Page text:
Tobacco Warehouse Burned at Richmond, Va.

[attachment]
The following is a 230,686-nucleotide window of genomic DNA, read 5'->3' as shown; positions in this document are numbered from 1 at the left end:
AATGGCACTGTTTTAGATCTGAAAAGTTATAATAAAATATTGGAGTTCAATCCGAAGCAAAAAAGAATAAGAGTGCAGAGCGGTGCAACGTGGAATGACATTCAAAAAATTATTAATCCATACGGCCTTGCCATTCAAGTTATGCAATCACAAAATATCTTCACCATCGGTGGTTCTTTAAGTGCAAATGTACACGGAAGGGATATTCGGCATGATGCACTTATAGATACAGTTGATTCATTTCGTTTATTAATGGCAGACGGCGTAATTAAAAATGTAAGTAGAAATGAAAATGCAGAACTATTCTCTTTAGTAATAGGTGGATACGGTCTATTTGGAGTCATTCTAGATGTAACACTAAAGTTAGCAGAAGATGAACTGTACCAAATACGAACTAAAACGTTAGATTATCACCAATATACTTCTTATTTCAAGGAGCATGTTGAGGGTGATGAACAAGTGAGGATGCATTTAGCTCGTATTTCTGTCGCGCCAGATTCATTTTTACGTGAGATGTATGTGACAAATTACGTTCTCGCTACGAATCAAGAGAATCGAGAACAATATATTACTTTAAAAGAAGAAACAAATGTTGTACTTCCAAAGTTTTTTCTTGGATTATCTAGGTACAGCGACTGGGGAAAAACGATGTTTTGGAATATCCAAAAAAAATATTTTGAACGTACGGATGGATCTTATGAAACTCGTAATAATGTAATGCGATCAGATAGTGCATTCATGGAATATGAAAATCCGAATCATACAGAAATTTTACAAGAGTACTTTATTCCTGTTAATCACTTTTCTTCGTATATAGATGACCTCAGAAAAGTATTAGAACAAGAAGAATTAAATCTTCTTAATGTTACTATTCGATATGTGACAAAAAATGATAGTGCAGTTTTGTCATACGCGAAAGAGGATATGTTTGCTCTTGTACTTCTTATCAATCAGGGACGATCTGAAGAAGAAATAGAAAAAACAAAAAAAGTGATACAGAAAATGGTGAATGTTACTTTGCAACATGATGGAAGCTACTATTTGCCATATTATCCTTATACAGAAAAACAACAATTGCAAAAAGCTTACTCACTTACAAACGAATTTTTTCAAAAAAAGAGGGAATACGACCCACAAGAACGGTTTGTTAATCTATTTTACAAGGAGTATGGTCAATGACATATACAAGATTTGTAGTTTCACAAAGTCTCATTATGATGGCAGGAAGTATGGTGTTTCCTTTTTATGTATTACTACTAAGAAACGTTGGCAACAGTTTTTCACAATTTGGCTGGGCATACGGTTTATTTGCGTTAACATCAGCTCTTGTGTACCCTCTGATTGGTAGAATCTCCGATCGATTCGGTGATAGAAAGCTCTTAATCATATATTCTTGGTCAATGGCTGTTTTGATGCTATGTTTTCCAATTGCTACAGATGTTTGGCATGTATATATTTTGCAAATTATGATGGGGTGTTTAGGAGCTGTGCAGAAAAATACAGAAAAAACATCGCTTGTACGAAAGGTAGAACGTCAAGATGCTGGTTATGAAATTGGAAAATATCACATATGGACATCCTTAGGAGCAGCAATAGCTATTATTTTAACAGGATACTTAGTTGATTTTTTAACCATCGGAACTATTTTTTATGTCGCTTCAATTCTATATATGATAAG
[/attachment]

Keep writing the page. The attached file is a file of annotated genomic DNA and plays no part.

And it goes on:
In writing to FIRE AND WATER ENGINEERING concerning the destruction of the E. K. Vietor & Co. Tobacco Warehouse at Richmond, Va., Chief W . H. Joynes says: “The building, which is located in the extreme southern part of Richmond, cover a ground space of 60 x 100 ft. It was 22 ft. high and was built about ten years ago of brick with tar-papered roof. There were brick partition walls with open arches. The building was equipped with sprinkler attachment, but there were no other means upon the premises for fighting fire. The fire, which was discovered by the engineer at 2:15 p. m., started from a tobacco dryer near the north end, and after burning one hour, it was stopped in the center. An alarm from Station 629 called out one third size La France and one Knox motor engine. There were three 4-inch double hydrants available, located about 300 feet apart and with 1,900 feet of Boston woven cotton rubber lined hose and 1¼ and iMi-inch nozzles, four engine streams were operated until the flames were subdued. The streets at this point are 60 feet wide and carry a 4-inch water main, which furnished a hydrant pressure of 30 pounds. Station 629, from which the alarm was sent, is located directly opposite the ill-fated building, and instead of pulling the alarm at once, an attempt was made to send in a telephone alarm. This caused much delay and gave the flames a good start before the arrival of the department. However, the flames were prevented from escaping from the building and the loss was kept down to less than $10,000, $6,000 of which was on the contents, which consisted of leaf tobacco.”